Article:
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I am confused, how can I encrypt a file using 128 Bit Advanced Encryption Standard?

Do I need only to encrypt the file name and it's content or is there something that I need to do to encrypt it? Is there something that I will need to extract to the file to encrypt it?

For example, I want to encrypt a ms word file or a pdf file.

It is easy to encrypt a file if the file only contains text, but what if there is a image in a file? How do I go about that?

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Isn't this more of a programming problem, than a crypto problem? Your question is also pretty vague. For example you didn't specify where the key comes from(A password? Randomly generated per file?, ...), if you need authentication, if you need random access(just reading, or read+write?)... And do you want transparent encryption, or just a program that takes a file, and spits out a new file that's encrypted? –  CodesInChaos Apr 22 '12 at 11:35
    
I don't have a programming problem, I have a problem on how can I encrypt it, what data should I get to the file to encrypt it... –  goldroger Apr 22 '12 at 11:37
    
I don't get how it is easier to encrypt a text file than any other file. A file is just a bunch of bytes. –  CodesInChaos Apr 22 '12 at 12:37
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That depends on your programming language/framework. Just use its (binary) file APIs. But you said this isn't a programming problem. –  CodesInChaos Apr 22 '12 at 12:42
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Encryption is not like a magic spice you sprinkle on a problem and it becomes secure. It's a low-level tool that gets combined with other tools and techniques to solve specific real-world problems. "I want to encrypt something" is not a specific real-world problem. Also, your question is backwards too, it's like "How can I build a house with a screwdriver?". You should figure out exactly what kind of house you want to build first. Then we can talk about whether a screwdriver is the right tool for the job. AES-128 is a low-level tool, not a high-level design. –  David Schwartz Apr 23 '12 at 3:17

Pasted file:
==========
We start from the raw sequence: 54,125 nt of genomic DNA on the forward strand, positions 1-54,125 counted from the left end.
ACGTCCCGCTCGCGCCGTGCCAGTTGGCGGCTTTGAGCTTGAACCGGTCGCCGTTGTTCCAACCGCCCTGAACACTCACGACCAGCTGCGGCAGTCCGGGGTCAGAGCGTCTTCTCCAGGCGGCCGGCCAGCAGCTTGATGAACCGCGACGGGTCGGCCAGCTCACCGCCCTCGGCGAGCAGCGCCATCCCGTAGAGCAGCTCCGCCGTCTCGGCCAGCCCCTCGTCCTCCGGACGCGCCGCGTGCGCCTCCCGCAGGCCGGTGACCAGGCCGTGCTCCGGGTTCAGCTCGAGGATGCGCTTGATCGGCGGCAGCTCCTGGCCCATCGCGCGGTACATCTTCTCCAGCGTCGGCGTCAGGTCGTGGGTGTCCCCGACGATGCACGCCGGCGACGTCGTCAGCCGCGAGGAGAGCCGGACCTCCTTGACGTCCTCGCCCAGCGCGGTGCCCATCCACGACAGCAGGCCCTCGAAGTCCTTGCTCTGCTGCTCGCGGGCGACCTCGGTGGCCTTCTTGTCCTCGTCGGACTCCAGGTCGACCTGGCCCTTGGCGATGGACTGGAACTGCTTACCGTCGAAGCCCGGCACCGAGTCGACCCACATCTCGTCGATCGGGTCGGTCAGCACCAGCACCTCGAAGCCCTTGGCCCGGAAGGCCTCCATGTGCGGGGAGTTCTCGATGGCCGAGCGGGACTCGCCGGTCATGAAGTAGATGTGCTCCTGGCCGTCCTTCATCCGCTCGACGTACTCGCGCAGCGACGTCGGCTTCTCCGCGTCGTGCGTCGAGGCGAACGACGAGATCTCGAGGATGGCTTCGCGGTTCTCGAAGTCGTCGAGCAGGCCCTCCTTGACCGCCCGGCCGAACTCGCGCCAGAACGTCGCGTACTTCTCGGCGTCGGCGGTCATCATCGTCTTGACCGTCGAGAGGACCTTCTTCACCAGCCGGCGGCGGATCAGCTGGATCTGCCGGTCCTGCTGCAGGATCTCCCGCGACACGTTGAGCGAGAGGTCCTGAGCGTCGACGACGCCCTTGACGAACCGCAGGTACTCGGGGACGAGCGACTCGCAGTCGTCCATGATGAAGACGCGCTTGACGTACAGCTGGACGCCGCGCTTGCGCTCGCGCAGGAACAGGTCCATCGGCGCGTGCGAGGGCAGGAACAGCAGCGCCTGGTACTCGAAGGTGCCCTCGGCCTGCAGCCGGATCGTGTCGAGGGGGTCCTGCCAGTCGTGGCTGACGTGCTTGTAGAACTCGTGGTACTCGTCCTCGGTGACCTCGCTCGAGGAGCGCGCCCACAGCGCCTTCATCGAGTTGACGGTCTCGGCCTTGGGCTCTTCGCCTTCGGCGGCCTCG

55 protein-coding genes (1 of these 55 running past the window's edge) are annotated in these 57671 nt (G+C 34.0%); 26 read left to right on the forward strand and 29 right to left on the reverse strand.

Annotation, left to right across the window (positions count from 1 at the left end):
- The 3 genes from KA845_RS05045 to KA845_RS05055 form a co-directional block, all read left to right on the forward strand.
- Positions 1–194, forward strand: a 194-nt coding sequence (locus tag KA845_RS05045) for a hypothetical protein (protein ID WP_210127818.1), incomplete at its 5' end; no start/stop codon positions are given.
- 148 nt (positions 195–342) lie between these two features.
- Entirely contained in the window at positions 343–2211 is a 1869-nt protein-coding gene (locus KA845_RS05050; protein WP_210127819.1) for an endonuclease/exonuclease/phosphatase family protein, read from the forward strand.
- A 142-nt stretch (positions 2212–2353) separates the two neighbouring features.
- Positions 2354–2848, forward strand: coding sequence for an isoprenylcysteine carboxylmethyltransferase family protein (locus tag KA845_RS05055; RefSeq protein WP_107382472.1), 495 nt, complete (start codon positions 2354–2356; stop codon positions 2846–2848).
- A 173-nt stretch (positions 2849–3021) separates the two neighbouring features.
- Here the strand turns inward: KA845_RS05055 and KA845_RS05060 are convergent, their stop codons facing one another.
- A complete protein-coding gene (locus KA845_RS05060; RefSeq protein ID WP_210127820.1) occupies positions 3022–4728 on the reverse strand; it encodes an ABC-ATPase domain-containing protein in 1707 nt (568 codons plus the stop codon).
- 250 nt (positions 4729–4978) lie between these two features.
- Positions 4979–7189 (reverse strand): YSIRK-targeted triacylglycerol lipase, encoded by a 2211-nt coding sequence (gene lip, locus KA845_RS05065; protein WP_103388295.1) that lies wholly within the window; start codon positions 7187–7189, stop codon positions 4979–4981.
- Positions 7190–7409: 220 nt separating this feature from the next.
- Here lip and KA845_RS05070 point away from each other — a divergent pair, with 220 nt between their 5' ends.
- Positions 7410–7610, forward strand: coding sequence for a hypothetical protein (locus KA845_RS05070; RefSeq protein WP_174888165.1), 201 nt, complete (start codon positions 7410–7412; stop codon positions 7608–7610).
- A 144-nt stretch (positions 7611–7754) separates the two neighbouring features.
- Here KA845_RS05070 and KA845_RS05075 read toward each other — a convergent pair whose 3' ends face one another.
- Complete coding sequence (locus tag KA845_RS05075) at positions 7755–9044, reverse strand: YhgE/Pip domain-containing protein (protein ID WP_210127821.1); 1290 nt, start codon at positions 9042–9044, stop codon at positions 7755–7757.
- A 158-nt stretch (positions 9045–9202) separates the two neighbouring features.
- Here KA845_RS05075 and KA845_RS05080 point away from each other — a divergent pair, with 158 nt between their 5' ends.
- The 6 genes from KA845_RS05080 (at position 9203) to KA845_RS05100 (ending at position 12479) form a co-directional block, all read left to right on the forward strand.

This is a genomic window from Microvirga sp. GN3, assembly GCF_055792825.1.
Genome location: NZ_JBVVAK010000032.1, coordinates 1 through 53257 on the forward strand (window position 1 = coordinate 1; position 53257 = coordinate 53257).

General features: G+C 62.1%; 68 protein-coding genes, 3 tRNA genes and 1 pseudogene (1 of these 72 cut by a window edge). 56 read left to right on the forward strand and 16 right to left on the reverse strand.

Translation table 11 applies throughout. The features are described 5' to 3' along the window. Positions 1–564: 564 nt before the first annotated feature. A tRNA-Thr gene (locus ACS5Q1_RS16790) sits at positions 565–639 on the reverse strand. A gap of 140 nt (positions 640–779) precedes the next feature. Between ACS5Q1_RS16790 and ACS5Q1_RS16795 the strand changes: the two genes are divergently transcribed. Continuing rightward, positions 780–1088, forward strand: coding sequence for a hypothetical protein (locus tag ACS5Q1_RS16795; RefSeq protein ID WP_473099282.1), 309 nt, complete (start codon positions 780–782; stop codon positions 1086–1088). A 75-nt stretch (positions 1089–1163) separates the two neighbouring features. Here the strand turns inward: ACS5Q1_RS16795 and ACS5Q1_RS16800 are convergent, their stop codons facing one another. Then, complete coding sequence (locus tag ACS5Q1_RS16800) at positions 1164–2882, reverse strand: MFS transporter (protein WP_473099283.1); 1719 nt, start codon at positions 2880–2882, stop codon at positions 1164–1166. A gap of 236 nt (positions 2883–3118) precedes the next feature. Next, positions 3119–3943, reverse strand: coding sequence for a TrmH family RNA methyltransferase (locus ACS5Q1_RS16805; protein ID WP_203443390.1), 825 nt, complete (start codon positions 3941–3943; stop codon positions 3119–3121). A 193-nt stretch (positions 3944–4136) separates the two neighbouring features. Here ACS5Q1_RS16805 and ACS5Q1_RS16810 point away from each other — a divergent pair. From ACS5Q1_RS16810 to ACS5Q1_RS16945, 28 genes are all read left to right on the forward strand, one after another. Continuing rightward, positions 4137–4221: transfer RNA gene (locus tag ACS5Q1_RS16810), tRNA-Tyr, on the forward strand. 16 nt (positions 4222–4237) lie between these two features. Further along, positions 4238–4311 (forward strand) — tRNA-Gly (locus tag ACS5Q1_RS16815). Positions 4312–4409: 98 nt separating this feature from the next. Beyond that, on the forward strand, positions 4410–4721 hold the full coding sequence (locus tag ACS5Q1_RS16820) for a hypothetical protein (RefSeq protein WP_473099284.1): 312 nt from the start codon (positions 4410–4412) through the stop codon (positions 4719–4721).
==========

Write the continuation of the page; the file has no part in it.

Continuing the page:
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2 Answers

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You are right to be confused, because you could just as well have asked "How can I encrypt a file using a CPU that supports xor, shifts and rotates?" The answer is that of course you can, but there is obviously a lot more to it, if you are going to do it right.

AES is just a standard block cipher primitive. The only thing this standard tells you, is how to transform a single 128 bit block using a key, into another 128 bit block. It doesn't tell you where the key is coming from, or how you are going to process any data larger than 128 bits. Those aspects have to be specified as well, and one example would be password based encryption as in PKCS#5 PBES2 with AES-CBC-128 combined with PBMAC1 with HMAC-SHA-256.

When reading the technical specifications of consumer software or business software, it is not that uncommon that the only thing specified is the block cipher primitive, such as "128 bit AES". In my experience this is often due to either of the following reasons:

  • The software developers don't have a clue about cryptography and are actually using AES-ECB-128 with a key that embedded as a constant in the software.
  • The software developers are using a proper file encryption scheme but specify only the block cipher primitive because that's the only buzz word that they thought was necessary for marketing reasons.
  • If the software is based on legacy software that used a scheme with e.g. 3DES, stating that they use "128 bit AES" might simply indicate that they use the same scheme as before, but have just substituted the block cipher primitive.

If you interested in how some existing software is encrypting files, just knowing that the software uses AES-128 is consequently not enough. If you are interested in which schemes and algorithms to look up if you were to write such software yourself, you have to be a lot more specific about your security requirements...

  • What's the relation between the person or entity encrypting the file and the person or entity decrypting the file?
  • Exactly what bad things do you hope to prevent by encrypting the file?
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do you have any idea/suggestion how can I encrypt a file? –  goldroger Apr 22 '12 at 11:34